The Top 100 tools for learning does not include any library created tools or any library purchased tools. The Chronicle cites Mr. Bell as saying we have not done a job publicizing our databases and then cites Stephen Downes as saying this might be "evidence of bad tools, not a lack of publicity."
I definitely think libraries need to publicize their resources more, but I can't say as I think any of our purchased databases meets the call for "tools that can be used in a learning context - whether it be for personal learning or for creating learning for others - and demonstrates that e-learning is much much more than online courses" While research can be part of learning, our e-resources clearly aren't the primary means our faculty think of when creating learning opportunities, as asked for in this context. Are libraries really surprised by this? What have we created that can compete with the top 5 tools:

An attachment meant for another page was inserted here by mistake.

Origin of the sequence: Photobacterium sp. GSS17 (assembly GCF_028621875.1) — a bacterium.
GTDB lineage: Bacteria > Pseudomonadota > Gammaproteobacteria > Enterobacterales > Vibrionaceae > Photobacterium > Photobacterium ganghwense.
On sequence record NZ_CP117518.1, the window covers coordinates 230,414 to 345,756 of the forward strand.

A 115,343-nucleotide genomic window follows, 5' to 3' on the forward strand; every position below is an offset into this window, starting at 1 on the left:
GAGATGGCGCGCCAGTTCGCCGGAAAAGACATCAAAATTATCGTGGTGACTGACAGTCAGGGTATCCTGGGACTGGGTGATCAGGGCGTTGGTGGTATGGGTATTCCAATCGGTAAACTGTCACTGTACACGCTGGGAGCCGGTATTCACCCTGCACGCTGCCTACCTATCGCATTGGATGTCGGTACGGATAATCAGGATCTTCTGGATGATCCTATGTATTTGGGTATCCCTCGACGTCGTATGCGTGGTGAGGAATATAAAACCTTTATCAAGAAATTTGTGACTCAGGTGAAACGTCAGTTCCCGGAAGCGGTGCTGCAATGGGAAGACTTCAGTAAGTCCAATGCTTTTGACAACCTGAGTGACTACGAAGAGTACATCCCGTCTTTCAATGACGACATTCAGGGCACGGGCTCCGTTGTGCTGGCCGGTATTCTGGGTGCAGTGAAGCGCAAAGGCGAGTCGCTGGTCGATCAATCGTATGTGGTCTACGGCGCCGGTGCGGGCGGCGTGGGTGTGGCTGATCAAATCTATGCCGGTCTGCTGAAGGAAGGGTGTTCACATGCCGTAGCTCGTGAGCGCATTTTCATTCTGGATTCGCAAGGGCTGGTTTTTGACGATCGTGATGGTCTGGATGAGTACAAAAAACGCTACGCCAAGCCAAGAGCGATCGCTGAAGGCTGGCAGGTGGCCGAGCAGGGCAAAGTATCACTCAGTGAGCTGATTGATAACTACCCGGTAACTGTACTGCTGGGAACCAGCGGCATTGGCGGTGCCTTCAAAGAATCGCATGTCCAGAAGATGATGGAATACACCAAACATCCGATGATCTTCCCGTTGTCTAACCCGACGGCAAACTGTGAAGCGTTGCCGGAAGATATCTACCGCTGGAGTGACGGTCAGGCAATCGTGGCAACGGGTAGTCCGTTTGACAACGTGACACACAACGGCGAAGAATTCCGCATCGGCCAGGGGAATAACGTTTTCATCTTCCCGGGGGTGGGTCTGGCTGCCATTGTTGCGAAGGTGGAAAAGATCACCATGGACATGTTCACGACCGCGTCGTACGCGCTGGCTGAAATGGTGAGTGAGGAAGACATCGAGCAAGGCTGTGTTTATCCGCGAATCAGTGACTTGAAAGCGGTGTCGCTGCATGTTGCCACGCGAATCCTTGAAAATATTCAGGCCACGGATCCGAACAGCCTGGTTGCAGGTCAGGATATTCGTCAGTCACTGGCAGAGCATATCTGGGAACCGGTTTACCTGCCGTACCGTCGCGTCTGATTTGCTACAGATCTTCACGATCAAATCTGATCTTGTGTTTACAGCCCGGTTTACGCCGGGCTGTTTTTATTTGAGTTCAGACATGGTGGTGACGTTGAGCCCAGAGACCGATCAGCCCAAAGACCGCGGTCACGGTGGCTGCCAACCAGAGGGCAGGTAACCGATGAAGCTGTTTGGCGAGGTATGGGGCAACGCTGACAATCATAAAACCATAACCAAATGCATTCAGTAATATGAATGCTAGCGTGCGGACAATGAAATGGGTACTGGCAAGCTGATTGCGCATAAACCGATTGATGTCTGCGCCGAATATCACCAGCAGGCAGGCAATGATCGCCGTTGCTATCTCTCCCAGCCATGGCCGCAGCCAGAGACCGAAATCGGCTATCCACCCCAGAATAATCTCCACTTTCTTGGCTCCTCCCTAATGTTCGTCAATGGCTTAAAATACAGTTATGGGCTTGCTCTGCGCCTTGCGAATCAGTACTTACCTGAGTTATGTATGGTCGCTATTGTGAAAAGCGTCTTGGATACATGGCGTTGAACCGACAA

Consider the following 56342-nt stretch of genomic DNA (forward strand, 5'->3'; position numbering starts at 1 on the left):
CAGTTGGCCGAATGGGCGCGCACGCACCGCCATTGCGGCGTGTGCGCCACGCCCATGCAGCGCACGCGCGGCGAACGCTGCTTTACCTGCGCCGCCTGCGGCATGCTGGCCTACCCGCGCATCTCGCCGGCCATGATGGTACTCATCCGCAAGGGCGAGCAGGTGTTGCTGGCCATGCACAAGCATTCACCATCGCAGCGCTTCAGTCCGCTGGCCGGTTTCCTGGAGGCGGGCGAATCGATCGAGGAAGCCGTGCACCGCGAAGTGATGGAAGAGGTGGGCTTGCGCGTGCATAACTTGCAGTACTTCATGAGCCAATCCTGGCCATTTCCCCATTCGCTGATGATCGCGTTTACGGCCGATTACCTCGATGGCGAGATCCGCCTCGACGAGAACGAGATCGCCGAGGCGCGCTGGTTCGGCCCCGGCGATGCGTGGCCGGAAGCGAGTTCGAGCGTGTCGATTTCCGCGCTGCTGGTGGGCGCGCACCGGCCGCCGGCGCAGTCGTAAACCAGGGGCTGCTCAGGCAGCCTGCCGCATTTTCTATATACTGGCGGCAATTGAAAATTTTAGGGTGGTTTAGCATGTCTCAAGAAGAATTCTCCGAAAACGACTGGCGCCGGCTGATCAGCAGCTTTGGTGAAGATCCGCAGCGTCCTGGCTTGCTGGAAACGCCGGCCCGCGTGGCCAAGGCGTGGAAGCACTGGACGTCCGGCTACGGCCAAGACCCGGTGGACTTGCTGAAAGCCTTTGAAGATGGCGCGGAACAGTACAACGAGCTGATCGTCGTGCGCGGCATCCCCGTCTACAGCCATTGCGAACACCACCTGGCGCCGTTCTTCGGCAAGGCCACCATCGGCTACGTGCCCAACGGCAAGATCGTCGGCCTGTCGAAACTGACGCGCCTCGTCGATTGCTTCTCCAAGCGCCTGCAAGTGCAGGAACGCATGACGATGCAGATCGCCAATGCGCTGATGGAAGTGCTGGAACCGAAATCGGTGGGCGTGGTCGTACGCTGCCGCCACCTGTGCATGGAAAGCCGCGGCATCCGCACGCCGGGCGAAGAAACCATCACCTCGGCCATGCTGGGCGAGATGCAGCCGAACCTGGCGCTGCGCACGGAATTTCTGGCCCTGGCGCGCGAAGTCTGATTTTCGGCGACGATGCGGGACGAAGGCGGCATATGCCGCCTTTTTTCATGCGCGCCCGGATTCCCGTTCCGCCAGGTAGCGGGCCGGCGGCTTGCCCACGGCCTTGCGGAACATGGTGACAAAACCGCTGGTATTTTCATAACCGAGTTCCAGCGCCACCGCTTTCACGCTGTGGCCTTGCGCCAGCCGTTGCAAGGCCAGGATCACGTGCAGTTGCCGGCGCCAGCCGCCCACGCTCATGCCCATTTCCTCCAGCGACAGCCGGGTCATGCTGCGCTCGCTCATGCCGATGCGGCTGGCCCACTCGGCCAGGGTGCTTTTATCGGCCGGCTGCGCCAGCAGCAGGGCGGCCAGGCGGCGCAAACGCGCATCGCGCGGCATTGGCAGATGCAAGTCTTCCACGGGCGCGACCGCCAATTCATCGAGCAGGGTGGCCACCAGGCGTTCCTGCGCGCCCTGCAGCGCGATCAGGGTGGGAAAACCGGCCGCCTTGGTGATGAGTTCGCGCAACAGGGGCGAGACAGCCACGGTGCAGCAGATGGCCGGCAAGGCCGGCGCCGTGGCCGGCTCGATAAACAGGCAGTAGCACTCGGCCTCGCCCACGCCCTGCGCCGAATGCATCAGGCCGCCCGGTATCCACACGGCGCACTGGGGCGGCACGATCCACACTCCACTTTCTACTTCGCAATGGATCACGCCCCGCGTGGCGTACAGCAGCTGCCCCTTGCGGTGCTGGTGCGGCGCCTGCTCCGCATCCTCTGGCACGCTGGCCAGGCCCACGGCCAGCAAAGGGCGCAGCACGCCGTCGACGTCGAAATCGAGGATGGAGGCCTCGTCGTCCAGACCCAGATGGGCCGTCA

Social bookmarking tool
Instant messaging, VoIP call tool
Web search tool
Instead, I find I am impressed by just how many of the tools listed are those used by librarians! And let us remember that librarians collaborate everyday with faculty on assignments that use our resources (electronic and print). Our faculty have not forgotten us, they simply read the question to mean applications, not resources.
Link: Top 100 Tools for Learning.
TOP 100 TOOLS FOR LEARNING as at 08 August 2007
This list has been compiled from the TOP 10 FAVOURITE TOOLS lists of 88 learning professionals (consultants, analysts, developers, practitioners, academics, etc) who responded to our open invitation.